The back of the table can be expanded taller and backdrop can be attached to the expansion, however I'm finding the back piece is having a hard time holding the weight of the expansion, but with a stand to prop it up it stays in position. Something to try and fix in the future.
There are also side panels that attach to the side, they are white for the purpose of further reflecting the light toward the object in the middle. You can also see the backdrops as they attach in the below pictures.
The advantage of having this table is that it performs the same job as the professional models, is light weight and the way it has been designed is extremely collapsable for storage and travel.
The next two items I want to present to you are modifiers for my on camera flash units. The first is a covering designed to mimic a background light reflector for the studio. It fits on to my Metz flash and does it's job quite nicely. For an example on a studio background light, look to my photos of Kayleigh Smith in one of my previous posts, and compare it to the shot of the Pentex SLR camera which I used the device I'm displaying here in. I believe it's a very successful and useful tool, and I plan to use it quite often from now on. Below I have shots of the reflector so you have a better idea of it's function.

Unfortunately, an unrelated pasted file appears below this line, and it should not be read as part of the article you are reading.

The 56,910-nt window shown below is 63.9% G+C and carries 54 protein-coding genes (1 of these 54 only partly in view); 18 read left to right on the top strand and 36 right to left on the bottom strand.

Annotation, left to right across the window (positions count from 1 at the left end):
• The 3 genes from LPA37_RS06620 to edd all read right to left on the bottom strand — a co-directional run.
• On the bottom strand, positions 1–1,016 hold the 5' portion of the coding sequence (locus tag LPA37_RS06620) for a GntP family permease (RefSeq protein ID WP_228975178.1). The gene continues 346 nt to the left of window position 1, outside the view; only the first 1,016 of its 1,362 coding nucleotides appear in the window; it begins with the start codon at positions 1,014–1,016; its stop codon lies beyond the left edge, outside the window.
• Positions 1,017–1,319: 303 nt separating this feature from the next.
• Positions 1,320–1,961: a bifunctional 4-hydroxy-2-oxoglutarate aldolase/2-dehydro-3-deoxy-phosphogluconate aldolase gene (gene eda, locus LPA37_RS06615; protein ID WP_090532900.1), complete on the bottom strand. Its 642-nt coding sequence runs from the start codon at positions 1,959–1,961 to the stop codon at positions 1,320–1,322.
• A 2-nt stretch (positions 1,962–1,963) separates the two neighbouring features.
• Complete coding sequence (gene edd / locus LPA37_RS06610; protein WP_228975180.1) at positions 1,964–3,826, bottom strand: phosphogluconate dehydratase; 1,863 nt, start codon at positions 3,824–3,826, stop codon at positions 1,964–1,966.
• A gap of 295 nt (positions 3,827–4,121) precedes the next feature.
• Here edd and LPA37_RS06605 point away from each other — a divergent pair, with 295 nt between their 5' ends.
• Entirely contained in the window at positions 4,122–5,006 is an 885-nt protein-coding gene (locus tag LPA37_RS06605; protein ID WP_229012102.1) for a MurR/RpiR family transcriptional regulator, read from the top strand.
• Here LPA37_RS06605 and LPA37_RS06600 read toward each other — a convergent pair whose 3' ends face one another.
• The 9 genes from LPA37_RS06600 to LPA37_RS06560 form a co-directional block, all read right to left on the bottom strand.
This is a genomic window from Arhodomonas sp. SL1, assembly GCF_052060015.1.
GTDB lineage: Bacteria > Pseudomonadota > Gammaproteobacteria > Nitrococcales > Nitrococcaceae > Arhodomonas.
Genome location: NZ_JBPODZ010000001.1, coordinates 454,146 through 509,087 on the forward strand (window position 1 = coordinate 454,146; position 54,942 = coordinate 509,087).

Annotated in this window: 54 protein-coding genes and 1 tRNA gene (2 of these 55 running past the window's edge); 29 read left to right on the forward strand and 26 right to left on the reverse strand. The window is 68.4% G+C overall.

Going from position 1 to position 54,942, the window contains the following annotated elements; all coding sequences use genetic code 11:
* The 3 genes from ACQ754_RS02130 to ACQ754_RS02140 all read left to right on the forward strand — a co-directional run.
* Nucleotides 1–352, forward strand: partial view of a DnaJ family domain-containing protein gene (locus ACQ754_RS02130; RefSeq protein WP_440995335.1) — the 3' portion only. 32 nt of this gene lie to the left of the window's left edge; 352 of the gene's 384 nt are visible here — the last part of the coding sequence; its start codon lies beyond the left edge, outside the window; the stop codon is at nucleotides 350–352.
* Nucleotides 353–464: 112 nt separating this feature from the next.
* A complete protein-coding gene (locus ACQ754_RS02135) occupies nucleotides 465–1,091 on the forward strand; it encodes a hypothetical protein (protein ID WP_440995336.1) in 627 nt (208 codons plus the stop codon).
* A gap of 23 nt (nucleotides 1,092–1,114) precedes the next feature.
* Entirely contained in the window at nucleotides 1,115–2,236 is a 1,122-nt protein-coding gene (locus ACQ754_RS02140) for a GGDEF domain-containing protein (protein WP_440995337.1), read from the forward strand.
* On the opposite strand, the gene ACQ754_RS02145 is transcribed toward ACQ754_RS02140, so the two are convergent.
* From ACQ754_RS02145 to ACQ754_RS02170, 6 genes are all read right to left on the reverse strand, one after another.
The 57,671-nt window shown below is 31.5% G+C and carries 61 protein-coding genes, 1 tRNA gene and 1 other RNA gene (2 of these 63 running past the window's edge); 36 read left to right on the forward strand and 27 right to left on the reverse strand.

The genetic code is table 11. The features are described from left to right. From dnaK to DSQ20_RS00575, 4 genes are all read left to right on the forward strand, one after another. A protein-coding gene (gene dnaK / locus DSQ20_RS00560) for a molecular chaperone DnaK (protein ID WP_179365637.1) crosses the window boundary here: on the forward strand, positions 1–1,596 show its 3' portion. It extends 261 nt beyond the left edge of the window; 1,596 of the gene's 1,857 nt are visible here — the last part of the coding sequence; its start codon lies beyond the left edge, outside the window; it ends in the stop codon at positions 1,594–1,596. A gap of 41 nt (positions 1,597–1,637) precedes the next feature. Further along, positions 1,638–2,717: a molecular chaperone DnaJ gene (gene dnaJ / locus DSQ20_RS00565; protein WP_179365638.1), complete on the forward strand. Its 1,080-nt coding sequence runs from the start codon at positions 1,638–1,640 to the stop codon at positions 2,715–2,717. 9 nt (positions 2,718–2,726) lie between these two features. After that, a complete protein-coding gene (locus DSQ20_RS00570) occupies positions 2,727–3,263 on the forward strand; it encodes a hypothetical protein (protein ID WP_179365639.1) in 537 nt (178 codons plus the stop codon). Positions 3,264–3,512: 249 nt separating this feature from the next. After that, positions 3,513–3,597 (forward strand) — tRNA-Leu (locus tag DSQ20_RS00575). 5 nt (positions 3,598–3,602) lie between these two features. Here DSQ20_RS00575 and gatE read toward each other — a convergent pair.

The last device I want to share with you is a light modifier for my Nikon flash unit. In basic terms, it lets me easily place light filters over the flash to make cool effects and soften the light. I've so far been using it as a fill light combined with two studio lights in my product studies. Below are images of the modifier and some new example of images I used it on.
Some of these images also have coloured gels at work as well, that is the main focus on the modifier, but, as seen in the cassette tape image, it can be used as a small focused soft box with something as simple as a piece of white paper on the end of the modifier. That's all for now folks - Larry M. Holder